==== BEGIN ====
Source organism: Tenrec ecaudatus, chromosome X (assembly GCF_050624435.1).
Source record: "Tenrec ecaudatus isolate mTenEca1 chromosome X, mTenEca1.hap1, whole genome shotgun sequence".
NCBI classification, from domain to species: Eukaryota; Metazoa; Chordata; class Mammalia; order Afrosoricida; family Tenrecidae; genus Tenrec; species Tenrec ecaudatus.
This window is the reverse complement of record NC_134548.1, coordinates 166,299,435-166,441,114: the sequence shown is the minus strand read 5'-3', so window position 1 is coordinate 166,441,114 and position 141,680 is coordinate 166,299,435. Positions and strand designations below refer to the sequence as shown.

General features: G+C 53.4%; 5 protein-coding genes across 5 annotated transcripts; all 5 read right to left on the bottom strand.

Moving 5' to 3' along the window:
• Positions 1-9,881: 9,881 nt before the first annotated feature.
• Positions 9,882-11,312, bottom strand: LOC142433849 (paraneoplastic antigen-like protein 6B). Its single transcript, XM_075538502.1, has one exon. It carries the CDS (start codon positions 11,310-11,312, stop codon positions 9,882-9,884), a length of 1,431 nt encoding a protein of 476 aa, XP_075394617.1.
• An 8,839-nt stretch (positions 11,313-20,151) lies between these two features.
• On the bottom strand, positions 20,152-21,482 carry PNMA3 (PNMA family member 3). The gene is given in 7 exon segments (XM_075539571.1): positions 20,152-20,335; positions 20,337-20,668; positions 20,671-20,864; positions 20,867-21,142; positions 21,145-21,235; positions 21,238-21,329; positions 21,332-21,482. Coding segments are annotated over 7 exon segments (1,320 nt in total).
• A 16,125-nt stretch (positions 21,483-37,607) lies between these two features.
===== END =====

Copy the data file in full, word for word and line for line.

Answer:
Source organism: Tenrec ecaudatus, chromosome X (assembly GCF_050624435.1).
Source record: "Tenrec ecaudatus isolate mTenEca1 chromosome X, mTenEca1.hap1, whole genome shotgun sequence".
NCBI classification, from domain to species: Eukaryota; Metazoa; Chordata; class Mammalia; order Afrosoricida; family Tenrecidae; genus Tenrec; species Tenrec ecaudatus.
This window is the reverse complement of record NC_134548.1, coordinates 166,299,435-166,441,114: the sequence shown is the minus strand read 5'-3', so window position 1 is coordinate 166,441,114 and position 141,680 is coordinate 166,299,435. Positions and strand designations below refer to the sequence as shown.

General features: G+C 53.4%; 5 protein-coding genes across 5 annotated transcripts; all 5 read right to left on the bottom strand.

Moving 5' to 3' along the window:
• Positions 1-9,881: 9,881 nt before the first annotated feature.
• Positions 9,882-11,312, bottom strand: LOC142433849 (paraneoplastic antigen-like protein 6B). Its single transcript, XM_075538502.1, has one exon. It carries the CDS (start codon positions 11,310-11,312, stop codon positions 9,882-9,884), a length of 1,431 nt encoding a protein of 476 aa, XP_075394617.1.
• An 8,839-nt stretch (positions 11,313-20,151) lies between these two features.
• On the bottom strand, positions 20,152-21,482 carry PNMA3 (PNMA family member 3). The gene is given in 7 exon segments (XM_075539571.1): positions 20,152-20,335; positions 20,337-20,668; positions 20,671-20,864; positions 20,867-21,142; positions 21,145-21,235; positions 21,238-21,329; positions 21,332-21,482. Coding segments are annotated over 7 exon segments (1,320 nt in total).
• A 16,125-nt stretch (positions 21,483-37,607) lies between these two features.